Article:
The weatherman on the television assured all viewers that the lady who had phoned in earlier asking if the news her friend had told her over the telephone was true, was incorrect. A gale, yes, but no hurricane. We all went to bed and the phone rang in my house at one am. My young daughter had answered it and now she was scared. The crashing of our greenhouse blowing away had awoken her. I asked who was speaking and she told me Bexhill Police, and would I go now and mount a watch on the tide as I usually did in times of high tides and gales. Never before had the police phoned; it was always the River Board.
“Oh yes,” I said, and “why is it that you are phoning and not the usual people?”
“Can’t raise them,” he said.
The rosebush outside the kitchen window was playing a tune on the panes of glass as was usual in high winds but nothing special. I took this man calling to be a mate having a joke when he said, “There’s a hurricane on its way.”
“A hurricane?” I said, “And who are you?” The gentleman on the other end of the phone got my drift and instantly said, “If you don’t believe me hury up and look the number up for Bexhil Police, but hurry, the phones could go dead any minute.”
“Ok, if you are who you say, what’s your name and number?” Without thinking he said PC …., Number……. ” He had no time to think so I realised he must be who he said he was. I told the wife to take the three kids, who were not out of bed, into our bed and to try not to worry.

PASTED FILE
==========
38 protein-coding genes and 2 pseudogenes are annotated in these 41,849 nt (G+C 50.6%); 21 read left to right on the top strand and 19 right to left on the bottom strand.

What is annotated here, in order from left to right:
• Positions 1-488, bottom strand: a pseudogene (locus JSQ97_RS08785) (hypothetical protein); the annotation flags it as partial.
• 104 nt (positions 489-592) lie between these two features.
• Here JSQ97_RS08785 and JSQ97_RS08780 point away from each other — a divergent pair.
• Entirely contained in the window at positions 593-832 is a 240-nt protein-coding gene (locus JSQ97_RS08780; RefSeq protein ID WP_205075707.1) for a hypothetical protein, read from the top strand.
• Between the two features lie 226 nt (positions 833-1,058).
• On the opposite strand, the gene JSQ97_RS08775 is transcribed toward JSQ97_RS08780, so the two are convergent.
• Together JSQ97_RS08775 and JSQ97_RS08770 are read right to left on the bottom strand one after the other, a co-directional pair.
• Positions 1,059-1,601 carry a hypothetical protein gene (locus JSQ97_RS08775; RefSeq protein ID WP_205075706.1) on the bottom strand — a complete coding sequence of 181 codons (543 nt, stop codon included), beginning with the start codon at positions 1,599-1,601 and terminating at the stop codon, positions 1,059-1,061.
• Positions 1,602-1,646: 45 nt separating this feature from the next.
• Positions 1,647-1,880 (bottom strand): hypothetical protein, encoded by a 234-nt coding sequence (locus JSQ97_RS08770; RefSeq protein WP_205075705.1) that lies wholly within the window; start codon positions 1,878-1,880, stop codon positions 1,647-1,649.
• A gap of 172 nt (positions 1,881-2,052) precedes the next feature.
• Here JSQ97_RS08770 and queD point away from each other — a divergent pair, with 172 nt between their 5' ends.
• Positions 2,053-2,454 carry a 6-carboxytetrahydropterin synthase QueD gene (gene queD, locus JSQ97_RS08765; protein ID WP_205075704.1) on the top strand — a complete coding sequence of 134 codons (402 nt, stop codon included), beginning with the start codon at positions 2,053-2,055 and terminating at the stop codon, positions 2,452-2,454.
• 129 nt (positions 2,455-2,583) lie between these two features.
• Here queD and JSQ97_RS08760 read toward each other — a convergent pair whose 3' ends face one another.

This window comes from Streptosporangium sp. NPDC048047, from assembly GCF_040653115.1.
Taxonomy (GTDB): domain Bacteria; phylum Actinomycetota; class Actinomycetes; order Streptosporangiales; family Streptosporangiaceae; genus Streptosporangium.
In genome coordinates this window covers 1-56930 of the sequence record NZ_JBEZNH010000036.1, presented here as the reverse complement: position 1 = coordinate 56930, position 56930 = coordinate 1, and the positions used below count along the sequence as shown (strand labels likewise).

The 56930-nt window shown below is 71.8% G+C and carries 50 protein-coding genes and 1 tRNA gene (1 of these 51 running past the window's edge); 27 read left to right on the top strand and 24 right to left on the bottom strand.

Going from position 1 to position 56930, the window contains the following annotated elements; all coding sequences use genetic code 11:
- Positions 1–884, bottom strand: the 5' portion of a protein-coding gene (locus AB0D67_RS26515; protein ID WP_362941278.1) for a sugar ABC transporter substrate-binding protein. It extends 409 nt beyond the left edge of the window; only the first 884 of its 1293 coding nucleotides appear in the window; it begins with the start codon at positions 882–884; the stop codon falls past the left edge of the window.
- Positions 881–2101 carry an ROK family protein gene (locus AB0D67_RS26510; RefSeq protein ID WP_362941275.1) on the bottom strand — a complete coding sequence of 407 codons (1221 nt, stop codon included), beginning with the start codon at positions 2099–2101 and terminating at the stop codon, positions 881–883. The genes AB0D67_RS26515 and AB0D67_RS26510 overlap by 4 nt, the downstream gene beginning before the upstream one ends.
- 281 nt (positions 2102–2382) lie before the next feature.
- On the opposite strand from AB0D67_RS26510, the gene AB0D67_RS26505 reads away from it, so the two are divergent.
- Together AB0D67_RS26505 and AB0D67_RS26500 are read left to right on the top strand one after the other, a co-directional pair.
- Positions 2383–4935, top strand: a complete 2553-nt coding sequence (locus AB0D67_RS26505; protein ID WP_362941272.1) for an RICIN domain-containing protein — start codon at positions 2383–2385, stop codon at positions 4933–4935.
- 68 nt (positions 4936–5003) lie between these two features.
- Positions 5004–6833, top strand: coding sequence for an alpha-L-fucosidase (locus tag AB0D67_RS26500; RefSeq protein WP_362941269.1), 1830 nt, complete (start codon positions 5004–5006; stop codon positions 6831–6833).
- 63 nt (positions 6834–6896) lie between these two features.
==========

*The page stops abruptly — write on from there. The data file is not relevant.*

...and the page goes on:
Leaving the house, the wind was only just gale force and I thought, ‘damn this! If I’m to sit on the beach for a couple of hours, my mate could accompany me. His house lies under the shelter of the hill of Winchelsea. As I waited for him to make a flask of coffee and get dressed, not a thing moved in the trees.
“Hurricane, pooh!” he said, “and anyway, it’s low tide and only a small breeze into the bargain.” Parked up on top of the shore with the headlights shining across the sand, we were unable to see the water. “A couple of hours of this, he said, “then home.” At one thirty we commented to each other that the south west wind had indeed picked up in velocity. The old land rover we sat in was rocking around most alarmingly. High tide came and the water looked rather rough but came nowhere near the top of the stones as we had often seen, so there was no chance of flooding.